Breakthrough weight-loss study reveals non-surgical method to reduce appetite

“The study's results have important implications for the development of targeted interventions for metabolic disorders focused on the gut microbiome."
Nergis Firtina
Yellow tape measure on glass bathroom scale.
Yellow tape measure on glass bathroom scale.

Tatiana Sviridova/iStock 

Weight loss surgery, or bariatric surgery, can considerably decrease the levels of bile acid associated with increased hunger, as does taking fiber supplements, albeit to a lesser extent, according to a new study led by the University of Nottingham.

Extremely obese patients may benefit from bariatric surgery, which includes a variety of procedures, including lowering stomach size or rerouting the upper portion of the stomach to the small intestine. Although it is an invasive surgery, it can significantly enhance metabolic health, appetite suppression, and weight loss. The reasons for this are unknown. Bile acids are a sign of poor cardiometabolic health and can have an impact on inflammation and liver function, as stated by the university.

Researchers from the University of Nottingham, King's College London, and Amsterdam University Medical Center shed insight on the molecules driving the advantages of this type of surgery on patients' appetite and metabolism in a study that was published in Cell Reports Medicine.

Bile acid levels were measured before and a year after surgery on a group of individuals in Amsterdam who had had bariatric surgery. Also, they examined data on bile acids from the TwinsUK and PREDICT population studies, both of which were conducted by King's College London and the ZOE nutrition company.

Breakthrough weight-loss study reveals non-surgical method to reduce appetite
Man's hand holding excessive belly fat.

“Bariatric surgery is not only extremely effective at helping people lose weight by reducing their appetite but also improves their liver function and their metabolism," said Professor Ana Valdes from the University of Nottingham’s School of Medicine.

"What our study shows is that specific microbial metabolite is involved in some of these benefits and that, although to a more modest extent, dietary fiber might mimic some of these effects. This could help design dietary supplementation studies aimed at increasing satiety and improving liver parameters," she added.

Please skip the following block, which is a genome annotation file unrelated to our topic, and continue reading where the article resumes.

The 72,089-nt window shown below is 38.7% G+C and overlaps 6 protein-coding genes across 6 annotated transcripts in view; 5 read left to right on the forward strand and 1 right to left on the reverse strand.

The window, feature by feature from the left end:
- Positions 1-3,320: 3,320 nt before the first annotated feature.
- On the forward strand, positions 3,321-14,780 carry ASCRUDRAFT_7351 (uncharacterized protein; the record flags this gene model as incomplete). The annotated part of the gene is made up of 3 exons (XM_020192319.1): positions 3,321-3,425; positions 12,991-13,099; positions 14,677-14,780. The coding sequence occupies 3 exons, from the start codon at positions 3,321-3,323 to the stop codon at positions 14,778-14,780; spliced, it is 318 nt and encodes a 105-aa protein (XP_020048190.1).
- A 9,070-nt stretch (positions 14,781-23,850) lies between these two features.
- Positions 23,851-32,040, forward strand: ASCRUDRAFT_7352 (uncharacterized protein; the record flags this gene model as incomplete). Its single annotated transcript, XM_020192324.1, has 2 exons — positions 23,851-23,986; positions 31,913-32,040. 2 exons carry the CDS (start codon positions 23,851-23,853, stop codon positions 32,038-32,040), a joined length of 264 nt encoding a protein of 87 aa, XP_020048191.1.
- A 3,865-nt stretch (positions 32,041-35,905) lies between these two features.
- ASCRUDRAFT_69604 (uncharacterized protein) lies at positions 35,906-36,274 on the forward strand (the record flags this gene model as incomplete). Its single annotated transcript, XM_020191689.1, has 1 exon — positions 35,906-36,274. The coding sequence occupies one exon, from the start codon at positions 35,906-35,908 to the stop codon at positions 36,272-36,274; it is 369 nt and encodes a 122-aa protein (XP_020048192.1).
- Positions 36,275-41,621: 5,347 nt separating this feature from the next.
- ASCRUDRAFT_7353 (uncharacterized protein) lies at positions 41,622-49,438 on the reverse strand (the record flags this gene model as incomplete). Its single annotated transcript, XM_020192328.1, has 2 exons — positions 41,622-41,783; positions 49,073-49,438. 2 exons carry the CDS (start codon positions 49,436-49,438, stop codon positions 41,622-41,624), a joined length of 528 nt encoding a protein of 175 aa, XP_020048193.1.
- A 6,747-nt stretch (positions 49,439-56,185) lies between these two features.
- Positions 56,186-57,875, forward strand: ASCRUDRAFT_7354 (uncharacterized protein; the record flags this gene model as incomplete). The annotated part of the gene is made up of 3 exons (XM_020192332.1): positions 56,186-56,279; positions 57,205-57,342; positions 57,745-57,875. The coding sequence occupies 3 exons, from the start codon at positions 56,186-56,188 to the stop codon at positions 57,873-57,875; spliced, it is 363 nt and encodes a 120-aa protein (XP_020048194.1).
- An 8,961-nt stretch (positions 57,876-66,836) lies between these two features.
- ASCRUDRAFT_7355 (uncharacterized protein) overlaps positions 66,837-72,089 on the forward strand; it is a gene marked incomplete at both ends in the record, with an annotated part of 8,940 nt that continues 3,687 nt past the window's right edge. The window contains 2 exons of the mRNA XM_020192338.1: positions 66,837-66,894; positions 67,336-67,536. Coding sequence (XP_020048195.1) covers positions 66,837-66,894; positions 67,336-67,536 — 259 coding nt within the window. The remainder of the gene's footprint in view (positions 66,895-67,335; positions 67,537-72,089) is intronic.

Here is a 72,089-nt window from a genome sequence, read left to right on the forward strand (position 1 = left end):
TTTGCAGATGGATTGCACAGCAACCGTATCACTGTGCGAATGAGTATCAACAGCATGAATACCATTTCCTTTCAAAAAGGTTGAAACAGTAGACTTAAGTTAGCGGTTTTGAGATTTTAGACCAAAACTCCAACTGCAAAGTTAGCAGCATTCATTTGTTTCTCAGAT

New strategies for bariatric surgery

Scientists may be able to create new strategies that mirror the effects of bariatric surgery without subjecting patients to the actual process by better understanding these systems. Only those who are extremely fat are candidates for bariatric surgery; therefore learning if isoUDCA may be altered by lifestyle changes may help develop more precise methods of treating obesity.

“The study's results have important implications for the development of targeted interventions for metabolic disorders focused on the gut microbiome," said Dr. Cristina Menni from King’s College London.

"By better understanding the complex interplay between genetics, the gut microbiome, and diet in regulating bile acid levels and their impact on appetite and metabolic health, we may be able to develop new strategies for preventing and treating obesity and metabolic syndrome," she explained.

Seeing the significant impact of gut microorganisms on isoUDCA levels was another important discovery. This establishes the importance of the gut microbiome in influencing the results of bariatric surgery and clarifies the mechanisms by which gut microorganisms affect a person's metabolism.

Study abstract:

Primary and secondary bile acids (BAs) influence metabolism and inflammation, and the gut microbiome modulates levels of BAs. We systematically explore the host genetic, gut microbial, and habitual dietary contribution to a panel of 19 serum and 15 stool BAs in two population-based cohorts (TwinsUK, n = 2,382; ZOE PREDICT-1, n = 327) and assess changes post-bariatric surgery and after nutritional interventions. We report that BAs have a moderately heritable genetic component, and the gut microbiome accurately predicts their levels in serum and stool. The secondary BA isoursodeoxycholate (isoUDCA) can be explained mostly by gut microbes (area under the receiver operating characteristic curve [AUC] = ∼80%) and associates with post-prandial lipemia and inflammation (GlycA). Furthermore, circulating isoUDCA decreases significantly 1 year after bariatric surgery (β = −0.72, p = 1 × 10−5) and in response to fiber supplementation (β = −0.37, p < 0.03) but not omega-3 supplementation. In healthy individuals, isoUDCA fasting levels correlate with pre-meal appetite (p < 1 × 10−4). Our findings indicate an important role for isoUDCA in lipid metabolism, appetite, and, potentially, cardiometabolic risk.

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